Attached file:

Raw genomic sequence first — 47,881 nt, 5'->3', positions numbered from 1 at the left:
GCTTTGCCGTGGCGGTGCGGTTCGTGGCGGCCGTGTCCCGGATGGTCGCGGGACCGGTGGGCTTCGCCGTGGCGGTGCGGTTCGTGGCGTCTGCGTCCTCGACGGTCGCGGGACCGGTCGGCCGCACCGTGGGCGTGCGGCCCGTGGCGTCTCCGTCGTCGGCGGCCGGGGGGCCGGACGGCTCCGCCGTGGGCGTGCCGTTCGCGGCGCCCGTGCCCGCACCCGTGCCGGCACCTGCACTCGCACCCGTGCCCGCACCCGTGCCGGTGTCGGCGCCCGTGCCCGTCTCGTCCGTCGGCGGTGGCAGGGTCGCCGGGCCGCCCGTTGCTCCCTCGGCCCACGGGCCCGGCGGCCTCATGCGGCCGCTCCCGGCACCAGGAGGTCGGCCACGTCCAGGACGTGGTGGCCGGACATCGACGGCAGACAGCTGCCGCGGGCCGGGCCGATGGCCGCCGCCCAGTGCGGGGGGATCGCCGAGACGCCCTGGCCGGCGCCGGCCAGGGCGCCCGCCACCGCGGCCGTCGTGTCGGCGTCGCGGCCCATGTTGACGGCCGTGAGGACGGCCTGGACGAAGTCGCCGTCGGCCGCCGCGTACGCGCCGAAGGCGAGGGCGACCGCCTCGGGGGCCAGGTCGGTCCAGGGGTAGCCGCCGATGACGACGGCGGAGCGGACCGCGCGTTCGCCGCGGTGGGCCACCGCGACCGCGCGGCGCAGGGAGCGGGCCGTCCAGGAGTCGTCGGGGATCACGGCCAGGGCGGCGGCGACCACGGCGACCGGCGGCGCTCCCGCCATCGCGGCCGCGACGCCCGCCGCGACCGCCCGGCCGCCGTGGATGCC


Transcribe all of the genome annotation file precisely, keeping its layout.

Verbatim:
Raw genomic sequence first — 47,881 nt, 5'->3', positions numbered from 1 at the left:
GCTTTGCCGTGGCGGTGCGGTTCGTGGCGGCCGTGTCCCGGATGGTCGCGGGACCGGTGGGCTTCGCCGTGGCGGTGCGGTTCGTGGCGTCTGCGTCCTCGACGGTCGCGGGACCGGTCGGCCGCACCGTGGGCGTGCGGCCCGTGGCGTCTCCGTCGTCGGCGGCCGGGGGGCCGGACGGCTCCGCCGTGGGCGTGCCGTTCGCGGCGCCCGTGCCCGCACCCGTGCCGGCACCTGCACTCGCACCCGTGCCCGCACCCGTGCCGGTGTCGGCGCCCGTGCCCGTCTCGTCCGTCGGCGGTGGCAGGGTCGCCGGGCCGCCCGTTGCTCCCTCGGCCCACGGGCCCGGCGGCCTCATGCGGCCGCTCCCGGCACCAGGAGGTCGGCCACGTCCAGGACGTGGTGGCCGGACATCGACGGCAGACAGCTGCCGCGGGCCGGGCCGATGGCCGCCGCCCAGTGCGGGGGGATCGCCGAGACGCCCTGGCCGGCGCCGGCCAGGGCGCCCGCCACCGCGGCCGTCGTGTCGGCGTCGCGGCCCATGTTGACGGCCGTGAGGACGGCCTGGACGAAGTCGCCGTCGGCCGCCGCGTACGCGCCGAAGGCGAGGGCGACCGCCTCGGGGGCCAGGTCGGTCCAGGGGTAGCCGCCGATGACGACGGCGGAGCGGACCGCGCGTTCGCCGCGGTGGGCCACCGCGACCGCGCGGCGCAGGGAGCGGGCCGTCCAGGAGTCGTCGGGGATCACGGCCAGGGCGGCGGCGACCACGGCGACCGGCGGCGCTCCCGCCATCGCGGCCGCGACGCCCGCCGCGACCGCCCGGCCGCCGTGGATGCC